The 4 Best 16 Ohm Speakers – Reviews 2023

best 16 ohm speaker

Photo by Mats Edenius / CC BY

So why get a 16 ohm speaker? Simple: getting a new speaker is one of the cheapest and easiest ways to upgrade or change the sound of your cabinet—and there are a ton of compelling options out there, so many it can be overwhelming trying to figure out where to start when you’ve decided it’s time to get a new speaker.

From a practical standpoint, the first thing you should consider to narrow down your search is the impedance of your amp or cabinet. There’s no difference in sound or performance between a 16 ohm speaker and those rated at lower impedances, but if you don’t match the speaker to your equipment you could fry one or both. The options below are some of our favorite speakers rated at 16 ohms, in a variety of sizes to suit any set-up.

These are our recommendations for the 4 best 16 ohm speakers on the market:

Celestion G10 Greenback 16 Ohm Guitar Speaker

Let’s start off with a classic—the Celestion Greenback, a 10-inch speaker that has loads of depth and power, especially considering its size. It has a relatively low output, operating at only 30 watts, but still gives you the low-end weight that you’d expect from a larger speaker, making it an easy way to get more oomph out of your 10-inch cabinet.

The sound from this speaker (see full specs) is vintage inspired and has a great balance across the range. It’s smooth through both the high and mid-ranges, a sound that’s particularly well-suited to small-group jazz ensembles. As powerful as it is on its own, too, it’s extra impressive when installed in a 2X10” or 4X10” cabinet, the multiple speakers compounding to give it a raunchy, full sound that will blow your old speakers completely out of the water.

Celestion speakers have long been the speaker major British manufacturers like Vox and Marshall install in their high-end cabinets. With this Greenback speaker, you can bring this same sound and power to your own cabinet, whatever its make and model. Hands down, this is one of the best 16 ohm speakers around.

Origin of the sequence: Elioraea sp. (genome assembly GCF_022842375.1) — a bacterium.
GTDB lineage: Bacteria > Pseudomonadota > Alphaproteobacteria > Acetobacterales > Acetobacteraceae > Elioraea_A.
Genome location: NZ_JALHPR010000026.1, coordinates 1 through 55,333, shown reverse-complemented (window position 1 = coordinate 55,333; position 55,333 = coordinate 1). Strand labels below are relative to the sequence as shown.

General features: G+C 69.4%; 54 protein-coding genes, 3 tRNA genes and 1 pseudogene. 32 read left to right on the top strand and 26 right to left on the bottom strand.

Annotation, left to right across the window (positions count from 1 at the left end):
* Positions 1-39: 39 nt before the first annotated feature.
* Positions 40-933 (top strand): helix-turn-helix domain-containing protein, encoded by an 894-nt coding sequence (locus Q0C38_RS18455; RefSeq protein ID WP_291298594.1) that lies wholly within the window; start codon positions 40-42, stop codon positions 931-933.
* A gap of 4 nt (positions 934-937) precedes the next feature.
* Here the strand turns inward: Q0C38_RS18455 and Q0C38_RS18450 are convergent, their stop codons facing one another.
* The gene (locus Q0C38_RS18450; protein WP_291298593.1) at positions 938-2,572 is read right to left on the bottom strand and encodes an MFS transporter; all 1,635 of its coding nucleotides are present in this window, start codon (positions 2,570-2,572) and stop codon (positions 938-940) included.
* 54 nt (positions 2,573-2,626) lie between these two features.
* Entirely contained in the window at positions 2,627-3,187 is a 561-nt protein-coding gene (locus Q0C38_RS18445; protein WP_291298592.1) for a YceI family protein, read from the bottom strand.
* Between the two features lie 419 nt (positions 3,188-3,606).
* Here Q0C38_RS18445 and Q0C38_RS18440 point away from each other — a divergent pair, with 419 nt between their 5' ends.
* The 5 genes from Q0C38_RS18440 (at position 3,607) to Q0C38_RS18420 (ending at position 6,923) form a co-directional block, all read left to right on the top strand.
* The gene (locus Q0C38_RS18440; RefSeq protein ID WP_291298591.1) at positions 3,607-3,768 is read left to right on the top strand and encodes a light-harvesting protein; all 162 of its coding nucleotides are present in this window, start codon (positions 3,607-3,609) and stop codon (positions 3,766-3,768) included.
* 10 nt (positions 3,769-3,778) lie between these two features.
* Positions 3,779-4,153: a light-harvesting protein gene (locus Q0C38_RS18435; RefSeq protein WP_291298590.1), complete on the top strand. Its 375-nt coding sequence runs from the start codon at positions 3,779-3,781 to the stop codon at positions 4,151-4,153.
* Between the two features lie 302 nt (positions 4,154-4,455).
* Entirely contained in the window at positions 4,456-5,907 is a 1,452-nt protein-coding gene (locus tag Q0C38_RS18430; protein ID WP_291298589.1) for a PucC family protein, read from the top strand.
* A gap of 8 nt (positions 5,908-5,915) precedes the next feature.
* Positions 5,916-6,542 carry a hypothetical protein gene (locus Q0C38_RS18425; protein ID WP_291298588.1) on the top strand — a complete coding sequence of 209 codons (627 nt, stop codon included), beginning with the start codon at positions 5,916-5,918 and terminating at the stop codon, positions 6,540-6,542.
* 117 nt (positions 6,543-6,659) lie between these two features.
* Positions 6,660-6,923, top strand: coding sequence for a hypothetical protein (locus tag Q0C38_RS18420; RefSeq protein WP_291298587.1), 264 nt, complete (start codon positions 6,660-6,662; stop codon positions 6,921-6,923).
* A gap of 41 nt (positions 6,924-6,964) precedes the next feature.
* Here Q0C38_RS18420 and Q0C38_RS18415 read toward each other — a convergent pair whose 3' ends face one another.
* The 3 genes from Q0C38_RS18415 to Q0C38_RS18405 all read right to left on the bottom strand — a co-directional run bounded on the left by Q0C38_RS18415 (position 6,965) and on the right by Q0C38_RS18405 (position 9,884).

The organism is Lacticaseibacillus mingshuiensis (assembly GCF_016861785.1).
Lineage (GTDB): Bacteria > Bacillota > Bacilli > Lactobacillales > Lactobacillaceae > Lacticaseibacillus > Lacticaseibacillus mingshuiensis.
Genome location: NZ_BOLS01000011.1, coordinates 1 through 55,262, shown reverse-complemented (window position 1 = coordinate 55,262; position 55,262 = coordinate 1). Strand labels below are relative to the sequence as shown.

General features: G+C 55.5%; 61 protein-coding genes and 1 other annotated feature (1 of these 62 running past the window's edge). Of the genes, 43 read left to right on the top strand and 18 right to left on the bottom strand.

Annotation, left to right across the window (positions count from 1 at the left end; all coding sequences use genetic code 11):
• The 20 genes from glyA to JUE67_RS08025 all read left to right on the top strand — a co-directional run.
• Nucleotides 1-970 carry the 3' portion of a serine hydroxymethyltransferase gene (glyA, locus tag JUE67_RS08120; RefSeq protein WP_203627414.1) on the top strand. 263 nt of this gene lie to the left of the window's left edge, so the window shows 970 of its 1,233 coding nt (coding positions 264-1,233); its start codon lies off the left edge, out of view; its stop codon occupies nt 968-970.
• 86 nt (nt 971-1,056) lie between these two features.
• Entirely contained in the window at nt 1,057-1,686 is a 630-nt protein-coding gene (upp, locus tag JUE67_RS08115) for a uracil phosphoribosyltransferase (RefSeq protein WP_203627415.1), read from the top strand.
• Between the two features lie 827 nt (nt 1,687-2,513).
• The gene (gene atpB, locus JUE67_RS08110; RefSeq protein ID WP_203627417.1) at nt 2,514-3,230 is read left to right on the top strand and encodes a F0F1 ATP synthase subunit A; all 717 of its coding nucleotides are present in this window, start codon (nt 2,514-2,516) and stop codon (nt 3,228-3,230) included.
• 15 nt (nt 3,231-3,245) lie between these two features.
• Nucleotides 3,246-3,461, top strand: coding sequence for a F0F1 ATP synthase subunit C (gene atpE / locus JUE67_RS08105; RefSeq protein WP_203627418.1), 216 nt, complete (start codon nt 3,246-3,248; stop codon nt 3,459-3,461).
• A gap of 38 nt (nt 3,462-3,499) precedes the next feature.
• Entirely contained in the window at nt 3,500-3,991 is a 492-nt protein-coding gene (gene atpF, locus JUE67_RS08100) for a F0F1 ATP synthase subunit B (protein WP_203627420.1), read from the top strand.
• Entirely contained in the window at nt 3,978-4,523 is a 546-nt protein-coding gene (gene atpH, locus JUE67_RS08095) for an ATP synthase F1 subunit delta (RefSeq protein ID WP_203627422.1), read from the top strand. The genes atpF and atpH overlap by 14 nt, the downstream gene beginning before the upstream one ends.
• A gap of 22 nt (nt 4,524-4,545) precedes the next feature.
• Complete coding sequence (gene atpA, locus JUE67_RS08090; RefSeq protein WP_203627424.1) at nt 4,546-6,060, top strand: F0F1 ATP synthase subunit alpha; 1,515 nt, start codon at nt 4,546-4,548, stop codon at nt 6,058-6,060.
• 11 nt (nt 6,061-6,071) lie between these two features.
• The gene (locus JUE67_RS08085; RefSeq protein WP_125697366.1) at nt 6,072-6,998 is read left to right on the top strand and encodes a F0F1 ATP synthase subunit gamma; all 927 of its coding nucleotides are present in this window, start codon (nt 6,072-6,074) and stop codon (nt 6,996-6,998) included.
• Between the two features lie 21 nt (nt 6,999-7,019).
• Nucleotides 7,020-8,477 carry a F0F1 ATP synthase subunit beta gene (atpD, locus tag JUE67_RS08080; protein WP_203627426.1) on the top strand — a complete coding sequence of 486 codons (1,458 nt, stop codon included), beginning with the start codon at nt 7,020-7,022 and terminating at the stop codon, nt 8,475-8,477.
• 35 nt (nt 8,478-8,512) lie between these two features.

Fender cts 10 inch versus celestion g10 greenback

Eminence Texas Heat 12” 16 Ohm Guitar Speaker

If you’re looking more for an American amp sound, Eminence is one of the first brands that will pop up on your search for a replacement speaker—and the Texas Heat is a great options to go with, especially if you’re a blues, country, or Southern rock player. It’ll give you the combination of warmth and twang you want, in a 12-inch size that will fit into many of the most popular amps and cabinets.

The high end is where the sound of this speaker really shines. It’s clear with a good amount of bite, a sound that will cut through the mix with ease. It’s no slouch in the mid and low range, either, where you’ll get a lot of warmth and depth. Throughout the range, it responds well to subtle changes in dynamics, making your cabinet even more responsive to your touch.

The Texas Heat is one of the higher-output speakers on the list, too. It’s rated for 150 watts of power and it puts all of that power to good use. It’s fat, loud, and plays great when you crank it, whether it’s the only speaker in your cabinet or part of a 2X12” or 4X12” set-up.

The Eminence Texas Heat Guitar Speaker Demo

Celestion Eight 15 16 ohm 15-watt 8-inch Guitar Speaker